Microgreens love warmth and moisture; unfortunately so does mold. Whenever you have any growth medium holding water in a warm & humid environment, you risk the chance of also growing mold … but there are many tips & tricks to reduce the occurrence of mold on your grow mats.
Where does mold come from?
Mold grows on microgreens, just like mold grows in any other environment. Mold requires moisture, warmth, lack of air flow, and bacteria to flourish and grow.
Does mold affect microgreens?
Yes. If there is mold on your microgreens, they will not be safe to eat even though they may continue to grow as per usual. Discard your moldy crop and your growing medium as the mold spores will live on and very likely affect your next crop.
How do I prevent mold on microgreens?
Thankfully, there are many things you can do to help prevent mold from forming on your crop:
Before you start growing, soaking your seeds or preparing your trays – it is very important to clean and sanitize all your equipment & seeds thoroughly.
Trays – hot, soapy water will do the trick but to take it one step further, you may choose to use white vinegar or food grade hydrogen peroxide. Either choice should be used very sparingly (about 3% solution with water). Bleach is not recommended but some do use it.
Seeds – seeds are a common source of mold contamination and they should be thoroughly cleaned & rinsed before growing. Soak your seeds as per package recommendations and add a teaspoon of food grade hydrogen peroxide. Rinse several times when done soaking then proceed with sowing (ensuring to not sow seeds to close together! Follow seed density recommendations).
Light and Warmth
Mold loves warm & dark not bright & light. You will be starting germination of your crop in the dark; however as soon as germination has occurred you should move your plants into the warm light. If a warm spot in direct sunlight isn’t an option, then use a full spectrum grow light.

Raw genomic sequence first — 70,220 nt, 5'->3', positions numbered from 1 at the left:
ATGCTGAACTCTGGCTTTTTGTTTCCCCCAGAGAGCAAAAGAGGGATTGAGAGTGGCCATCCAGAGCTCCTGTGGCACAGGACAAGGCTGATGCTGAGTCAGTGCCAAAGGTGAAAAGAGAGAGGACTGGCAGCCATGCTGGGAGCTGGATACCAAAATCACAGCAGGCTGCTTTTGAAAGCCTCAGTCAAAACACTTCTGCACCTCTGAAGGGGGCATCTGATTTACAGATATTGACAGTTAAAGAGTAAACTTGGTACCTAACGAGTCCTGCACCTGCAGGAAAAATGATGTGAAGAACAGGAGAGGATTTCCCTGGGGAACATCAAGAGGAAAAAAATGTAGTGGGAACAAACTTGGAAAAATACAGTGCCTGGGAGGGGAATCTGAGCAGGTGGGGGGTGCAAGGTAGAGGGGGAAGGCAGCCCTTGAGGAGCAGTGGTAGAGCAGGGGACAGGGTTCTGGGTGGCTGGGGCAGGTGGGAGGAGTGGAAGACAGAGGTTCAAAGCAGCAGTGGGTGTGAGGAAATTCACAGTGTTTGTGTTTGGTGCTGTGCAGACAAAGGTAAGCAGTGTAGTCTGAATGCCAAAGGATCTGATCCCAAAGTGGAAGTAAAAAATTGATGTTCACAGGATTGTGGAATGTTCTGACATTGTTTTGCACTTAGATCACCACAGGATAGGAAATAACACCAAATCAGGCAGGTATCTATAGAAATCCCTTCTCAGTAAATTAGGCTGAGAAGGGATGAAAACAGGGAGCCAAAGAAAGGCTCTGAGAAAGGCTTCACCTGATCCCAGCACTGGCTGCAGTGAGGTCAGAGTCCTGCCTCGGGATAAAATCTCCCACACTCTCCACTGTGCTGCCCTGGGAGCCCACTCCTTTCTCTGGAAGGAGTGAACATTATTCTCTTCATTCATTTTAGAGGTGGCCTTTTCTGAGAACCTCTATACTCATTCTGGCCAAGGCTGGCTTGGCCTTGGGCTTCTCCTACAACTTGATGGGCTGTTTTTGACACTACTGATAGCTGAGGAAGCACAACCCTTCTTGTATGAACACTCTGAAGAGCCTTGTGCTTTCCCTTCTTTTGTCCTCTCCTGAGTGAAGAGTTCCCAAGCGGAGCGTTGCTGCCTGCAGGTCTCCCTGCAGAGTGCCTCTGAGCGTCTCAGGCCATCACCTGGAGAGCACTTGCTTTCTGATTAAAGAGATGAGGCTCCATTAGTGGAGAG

Proper Air Flow
It is essential to ensure proper ventilation during each step of your grow. Mold doesn’t like moving air, it likes stagnant air. Stagnant air allows mold to multiply and breed; whereas moving air doesn’t allow the bacteria to settle. When you’re starting your seeds, they are generally in the dark and/or covered with a humidity dome – this is a time of high mold risk due to little air flow and dark, damp conditions. Simple fix! Add a couple of ventilation holes to the side of your humidity dome and/or tray and then place a small fan in the area.
Control the Humidity
Your microgreen crop needs water to survive, in fact moisture in the growing medium is essential. But darn it, mold loves this moisture too! Invest in a dehumidifier to remove humidity from the air (but make sure your grow tray is well saturated).
I’ve heard root hairs are not mold, what is the difference between root hairs & mold?
Root hairs. Most crops have hairs that form part of the root. These fuzzy little hairs stick out from only the root – this is key difference in determining mold or root hair – and allow your seeds to absorb additional water.
Mold. Mold often looks like a spider-web spreading all over your crop (not just the root, but everywhere). Mold may also be slimy … it is just gross overall. In rare instances, you may see black mold or other colours.
I’ve got mold starting, now what do I do?
There are a few things you can do:
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